Asked if he was confident of the team's revival, Shastri said: "A good team doesn't become a bad team in two weeks and a bad team doesn't become an excellent one in two weeks. Be patient." Shastri, a right-hand batsman and left-arm spinner, retired in 1992 after playing 80 Test matches in which he scored 3,830 runs and claimed 151 wickets.
He also made 3,108 runs and took 129 wickets in 150 one-day internationals.(AFP)
umi82990 IF-Sizzlerz

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Posted: 10 April 2007 at 9:15am | IP Logged

Indian Fans Want Bangladesh To Enter World Cup Semi-Finals

Submitted by Rohit Bhandiye on Tue, 2007-04-10 06:55.

Bangladesh's stunning progress in the World Cup has given cricket lovers in India reason to cheer again after their own team was knocked out in the first round.

The giant-killing feats of Habibur Bashar's men have revived interest in the tournament for millions of Indians, who now want both Sri Lanka and Bangladesh to advance to the semi-finals.

That Bangladesh caused India's World Cup exit with a shock five-wicket win in the preliminary round mattered little as fans shared the joy of their unheralded neighbours.

"They deserve their success," said Delhi student Shoumik Bose.

"I had stopped watching the World Cup after India were defeated, but Bangladesh has forced me to switch on my TV again."

Another fan, Venayak Gupta, added: "With India and Pakistan both gone, my interest is only in Sri Lanka and Bangladesh. It will be great if an Asian country wins the World Cup."

While Sri Lanka are well-placed to make the semi-finals with six points after three games, Bangladesh must defeat England, Ireland and the West Indies in their remaining matches to advance.

Few would have given ninth-ranked Bangladesh a chance before the World Cup began, but the momentum gained by the stunning win over South Africa on Saturday has left critics excited.

"They were brilliant against the world's top side like South Africa," said former Indian all-rounder Mohinder Amarnath, who coached Bangladesh for a brief period in the 1990s.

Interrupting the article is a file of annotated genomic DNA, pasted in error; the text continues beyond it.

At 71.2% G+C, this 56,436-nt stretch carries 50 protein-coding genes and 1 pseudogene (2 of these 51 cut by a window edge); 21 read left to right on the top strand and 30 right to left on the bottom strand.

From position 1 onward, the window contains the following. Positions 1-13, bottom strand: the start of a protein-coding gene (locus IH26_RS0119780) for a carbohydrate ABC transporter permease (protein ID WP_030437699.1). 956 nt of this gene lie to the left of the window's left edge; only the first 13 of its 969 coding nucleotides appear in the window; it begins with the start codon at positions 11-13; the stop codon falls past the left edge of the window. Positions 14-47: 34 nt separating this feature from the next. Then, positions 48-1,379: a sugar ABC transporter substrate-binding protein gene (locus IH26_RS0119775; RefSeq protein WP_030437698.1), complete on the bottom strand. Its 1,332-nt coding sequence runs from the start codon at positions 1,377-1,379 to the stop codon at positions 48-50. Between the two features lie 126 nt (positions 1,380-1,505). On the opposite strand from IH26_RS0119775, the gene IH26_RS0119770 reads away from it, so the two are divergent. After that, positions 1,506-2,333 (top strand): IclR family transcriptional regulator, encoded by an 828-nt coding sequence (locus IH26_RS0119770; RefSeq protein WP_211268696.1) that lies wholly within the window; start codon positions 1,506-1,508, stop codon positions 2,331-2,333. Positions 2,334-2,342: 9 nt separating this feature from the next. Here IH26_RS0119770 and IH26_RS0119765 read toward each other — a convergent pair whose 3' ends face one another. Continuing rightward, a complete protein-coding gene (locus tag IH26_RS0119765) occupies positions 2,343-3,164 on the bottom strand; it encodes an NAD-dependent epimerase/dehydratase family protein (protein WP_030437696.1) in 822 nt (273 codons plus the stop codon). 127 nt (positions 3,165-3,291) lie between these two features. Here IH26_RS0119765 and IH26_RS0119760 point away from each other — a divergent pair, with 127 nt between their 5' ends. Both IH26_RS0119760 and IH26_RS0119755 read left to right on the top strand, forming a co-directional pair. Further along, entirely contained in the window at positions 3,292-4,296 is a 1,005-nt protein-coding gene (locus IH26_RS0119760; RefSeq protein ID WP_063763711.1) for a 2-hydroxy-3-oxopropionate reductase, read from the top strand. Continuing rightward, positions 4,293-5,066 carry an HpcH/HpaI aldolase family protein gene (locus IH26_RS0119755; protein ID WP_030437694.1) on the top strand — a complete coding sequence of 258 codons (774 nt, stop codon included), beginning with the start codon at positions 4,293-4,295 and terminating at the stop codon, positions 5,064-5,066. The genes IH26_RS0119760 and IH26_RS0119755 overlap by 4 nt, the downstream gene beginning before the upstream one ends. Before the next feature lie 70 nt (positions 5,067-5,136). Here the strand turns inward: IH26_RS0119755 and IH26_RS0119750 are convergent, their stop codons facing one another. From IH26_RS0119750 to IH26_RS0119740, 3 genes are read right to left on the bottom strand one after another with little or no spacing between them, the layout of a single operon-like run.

"This side is confident. They know they can win."

Even India's cricket administrators, who have rarely taken Bangladesh seriously, are now singing a different tune.

"Everyone is harping on how India poorly fared at the World Cup, but one must give credit to Bangladesh who played so well," said Indian cricket board treasurer N Srinivasan.

India, who helped Bangladesh gain Test status in 2000, is the only Test-playing nation that has not hosted their neighbours in the belief that a series against them will be a financial disaster.

"After years of being snubbed by big brother, the little 'un turned around and administered an embarrassing slap in the face," the British daily, The Guardian, wrote after India's defeat in the World Cup.

"The minnow talk can end here and now. Bangladesh cricket has arrived and, with 150 million passionate followers, is here to stay. What price an invitation to India now? And wouldn't it be priceless if the subcontinent's new tigers turned it down?"

India are due to play three one-day internationals and two Tests in Bangladesh next month, a tour that has assumed greater significance after the World Cup debacle.

India will go on the three-week tour with an interim cricket manager in Test star-turned-commentator Ravi Shastri following coach Greg Chappell's decision not to renew his two-year contract.

Rahul Dravid will continue as captain, but India's cricket chiefs have instructed selectors to pick a 'young team' in a bid to make a fresh start in world cricket.